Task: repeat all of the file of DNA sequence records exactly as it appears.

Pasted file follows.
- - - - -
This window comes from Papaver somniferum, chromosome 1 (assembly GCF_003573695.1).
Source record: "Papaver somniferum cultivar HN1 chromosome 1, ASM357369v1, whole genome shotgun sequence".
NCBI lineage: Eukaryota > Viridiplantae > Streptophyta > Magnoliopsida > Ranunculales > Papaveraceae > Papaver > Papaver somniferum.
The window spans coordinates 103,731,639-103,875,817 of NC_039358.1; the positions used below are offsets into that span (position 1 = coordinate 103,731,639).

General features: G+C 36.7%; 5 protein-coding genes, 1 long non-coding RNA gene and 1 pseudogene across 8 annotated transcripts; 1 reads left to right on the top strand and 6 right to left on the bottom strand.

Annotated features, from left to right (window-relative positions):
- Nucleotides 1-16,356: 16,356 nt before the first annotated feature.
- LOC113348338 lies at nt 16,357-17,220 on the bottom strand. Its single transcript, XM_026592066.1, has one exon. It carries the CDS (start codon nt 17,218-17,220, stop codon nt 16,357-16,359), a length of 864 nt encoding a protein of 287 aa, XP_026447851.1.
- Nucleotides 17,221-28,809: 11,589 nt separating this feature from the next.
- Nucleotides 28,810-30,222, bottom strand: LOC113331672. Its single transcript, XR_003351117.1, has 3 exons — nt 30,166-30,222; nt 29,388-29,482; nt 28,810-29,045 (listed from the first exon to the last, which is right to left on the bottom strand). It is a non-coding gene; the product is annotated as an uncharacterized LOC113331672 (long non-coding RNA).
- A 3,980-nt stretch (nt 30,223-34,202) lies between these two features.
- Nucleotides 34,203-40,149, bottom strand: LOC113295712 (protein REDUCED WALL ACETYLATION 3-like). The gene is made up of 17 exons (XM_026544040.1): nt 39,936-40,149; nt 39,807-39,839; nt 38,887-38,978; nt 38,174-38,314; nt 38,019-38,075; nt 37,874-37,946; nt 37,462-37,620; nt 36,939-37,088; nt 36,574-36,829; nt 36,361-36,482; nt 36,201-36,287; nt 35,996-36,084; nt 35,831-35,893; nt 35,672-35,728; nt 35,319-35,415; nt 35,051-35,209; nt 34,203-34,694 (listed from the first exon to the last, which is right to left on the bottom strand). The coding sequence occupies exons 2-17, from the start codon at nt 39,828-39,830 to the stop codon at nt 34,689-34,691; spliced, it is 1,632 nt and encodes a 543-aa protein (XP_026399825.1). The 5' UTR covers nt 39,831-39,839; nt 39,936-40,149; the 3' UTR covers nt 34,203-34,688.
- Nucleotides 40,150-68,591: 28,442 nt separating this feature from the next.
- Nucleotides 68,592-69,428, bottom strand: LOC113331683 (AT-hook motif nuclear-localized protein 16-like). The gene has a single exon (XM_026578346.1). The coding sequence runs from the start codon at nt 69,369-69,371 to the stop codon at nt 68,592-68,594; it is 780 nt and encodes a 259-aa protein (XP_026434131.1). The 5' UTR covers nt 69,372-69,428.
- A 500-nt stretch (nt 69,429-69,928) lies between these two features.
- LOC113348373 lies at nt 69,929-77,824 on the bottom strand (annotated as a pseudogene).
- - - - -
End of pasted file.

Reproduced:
This window comes from Papaver somniferum, chromosome 1 (assembly GCF_003573695.1).
Source record: "Papaver somniferum cultivar HN1 chromosome 1, ASM357369v1, whole genome shotgun sequence".
NCBI lineage: Eukaryota > Viridiplantae > Streptophyta > Magnoliopsida > Ranunculales > Papaveraceae > Papaver > Papaver somniferum.
The window spans coordinates 103,731,639-103,875,817 of NC_039358.1; the positions used below are offsets into that span (position 1 = coordinate 103,731,639).

General features: G+C 36.7%; 5 protein-coding genes, 1 long non-coding RNA gene and 1 pseudogene across 8 annotated transcripts; 1 reads left to right on the top strand and 6 right to left on the bottom strand.

Annotated features, from left to right (window-relative positions):
- Nucleotides 1-16,356: 16,356 nt before the first annotated feature.
- LOC113348338 lies at nt 16,357-17,220 on the bottom strand. Its single transcript, XM_026592066.1, has one exon. It carries the CDS (start codon nt 17,218-17,220, stop codon nt 16,357-16,359), a length of 864 nt encoding a protein of 287 aa, XP_026447851.1.
- Nucleotides 17,221-28,809: 11,589 nt separating this feature from the next.
- Nucleotides 28,810-30,222, bottom strand: LOC113331672. Its single transcript, XR_003351117.1, has 3 exons — nt 30,166-30,222; nt 29,388-29,482; nt 28,810-29,045 (listed from the first exon to the last, which is right to left on the bottom strand). It is a non-coding gene; the product is annotated as an uncharacterized LOC113331672 (long non-coding RNA).
- A 3,980-nt stretch (nt 30,223-34,202) lies between these two features.
- Nucleotides 34,203-40,149, bottom strand: LOC113295712 (protein REDUCED WALL ACETYLATION 3-like). The gene is made up of 17 exons (XM_026544040.1): nt 39,936-40,149; nt 39,807-39,839; nt 38,887-38,978; nt 38,174-38,314; nt 38,019-38,075; nt 37,874-37,946; nt 37,462-37,620; nt 36,939-37,088; nt 36,574-36,829; nt 36,361-36,482; nt 36,201-36,287; nt 35,996-36,084; nt 35,831-35,893; nt 35,672-35,728; nt 35,319-35,415; nt 35,051-35,209; nt 34,203-34,694 (listed from the first exon to the last, which is right to left on the bottom strand). The coding sequence occupies exons 2-17, from the start codon at nt 39,828-39,830 to the stop codon at nt 34,689-34,691; spliced, it is 1,632 nt and encodes a 543-aa protein (XP_026399825.1). The 5' UTR covers nt 39,831-39,839; nt 39,936-40,149; the 3' UTR covers nt 34,203-34,688.
- Nucleotides 40,150-68,591: 28,442 nt separating this feature from the next.
- Nucleotides 68,592-69,428, bottom strand: LOC113331683 (AT-hook motif nuclear-localized protein 16-like). The gene has a single exon (XM_026578346.1). The coding sequence runs from the start codon at nt 69,369-69,371 to the stop codon at nt 68,592-68,594; it is 780 nt and encodes a 259-aa protein (XP_026434131.1). The 5' UTR covers nt 69,372-69,428.
- A 500-nt stretch (nt 69,429-69,928) lies between these two features.
- LOC113348373 lies at nt 69,929-77,824 on the bottom strand (annotated as a pseudogene).